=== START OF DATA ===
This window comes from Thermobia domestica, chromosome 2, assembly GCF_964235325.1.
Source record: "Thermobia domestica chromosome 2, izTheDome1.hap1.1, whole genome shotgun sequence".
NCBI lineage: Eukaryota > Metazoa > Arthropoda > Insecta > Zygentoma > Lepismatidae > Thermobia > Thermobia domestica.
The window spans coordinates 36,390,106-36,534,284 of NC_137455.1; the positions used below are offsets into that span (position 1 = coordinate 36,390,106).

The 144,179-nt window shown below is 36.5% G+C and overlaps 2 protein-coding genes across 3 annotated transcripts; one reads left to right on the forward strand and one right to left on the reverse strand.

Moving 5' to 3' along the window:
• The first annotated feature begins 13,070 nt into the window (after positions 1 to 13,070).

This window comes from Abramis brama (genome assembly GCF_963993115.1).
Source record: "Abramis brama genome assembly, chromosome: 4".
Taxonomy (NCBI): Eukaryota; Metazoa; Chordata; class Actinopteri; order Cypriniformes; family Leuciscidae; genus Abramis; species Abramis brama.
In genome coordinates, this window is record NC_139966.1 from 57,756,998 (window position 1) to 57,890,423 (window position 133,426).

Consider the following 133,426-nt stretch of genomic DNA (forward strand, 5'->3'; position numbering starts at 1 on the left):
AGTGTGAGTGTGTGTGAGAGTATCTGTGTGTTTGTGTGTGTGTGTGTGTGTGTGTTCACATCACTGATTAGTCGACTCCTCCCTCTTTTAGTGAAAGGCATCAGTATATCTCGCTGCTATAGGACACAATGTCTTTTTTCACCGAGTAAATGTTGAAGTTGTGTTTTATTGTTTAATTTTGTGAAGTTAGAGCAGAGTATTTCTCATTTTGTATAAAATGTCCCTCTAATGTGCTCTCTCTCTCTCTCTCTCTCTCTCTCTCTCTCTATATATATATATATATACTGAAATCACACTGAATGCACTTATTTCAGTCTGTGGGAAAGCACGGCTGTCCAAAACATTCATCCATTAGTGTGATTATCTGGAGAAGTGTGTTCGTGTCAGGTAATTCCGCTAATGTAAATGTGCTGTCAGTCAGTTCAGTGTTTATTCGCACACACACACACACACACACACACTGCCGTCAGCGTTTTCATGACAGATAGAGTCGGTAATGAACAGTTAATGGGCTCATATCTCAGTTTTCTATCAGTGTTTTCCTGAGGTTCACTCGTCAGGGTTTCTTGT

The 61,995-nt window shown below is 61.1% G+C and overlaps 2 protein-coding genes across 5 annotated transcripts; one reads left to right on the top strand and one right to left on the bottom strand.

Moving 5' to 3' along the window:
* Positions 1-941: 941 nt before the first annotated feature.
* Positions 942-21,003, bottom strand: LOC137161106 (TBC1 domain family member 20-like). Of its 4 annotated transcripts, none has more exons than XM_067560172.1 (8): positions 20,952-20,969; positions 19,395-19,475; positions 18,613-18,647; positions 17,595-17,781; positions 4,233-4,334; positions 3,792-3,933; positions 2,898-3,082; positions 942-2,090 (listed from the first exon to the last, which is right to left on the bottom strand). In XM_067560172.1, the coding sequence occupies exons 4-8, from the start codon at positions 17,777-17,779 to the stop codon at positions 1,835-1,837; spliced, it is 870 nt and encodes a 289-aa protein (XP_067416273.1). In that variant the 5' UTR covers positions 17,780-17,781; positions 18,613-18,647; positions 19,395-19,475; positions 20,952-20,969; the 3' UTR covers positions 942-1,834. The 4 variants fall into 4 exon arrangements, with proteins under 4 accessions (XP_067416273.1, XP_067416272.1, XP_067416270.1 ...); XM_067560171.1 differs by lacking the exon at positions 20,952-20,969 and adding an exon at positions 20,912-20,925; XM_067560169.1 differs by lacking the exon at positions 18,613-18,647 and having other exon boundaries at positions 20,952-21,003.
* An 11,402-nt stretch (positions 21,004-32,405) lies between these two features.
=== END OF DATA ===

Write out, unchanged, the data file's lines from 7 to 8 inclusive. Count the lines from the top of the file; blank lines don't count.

• The first annotated feature begins 13,070 nt into the window (after positions 1 to 13,070).

This window comes from Abramis brama (genome assembly GCF_963993115.1).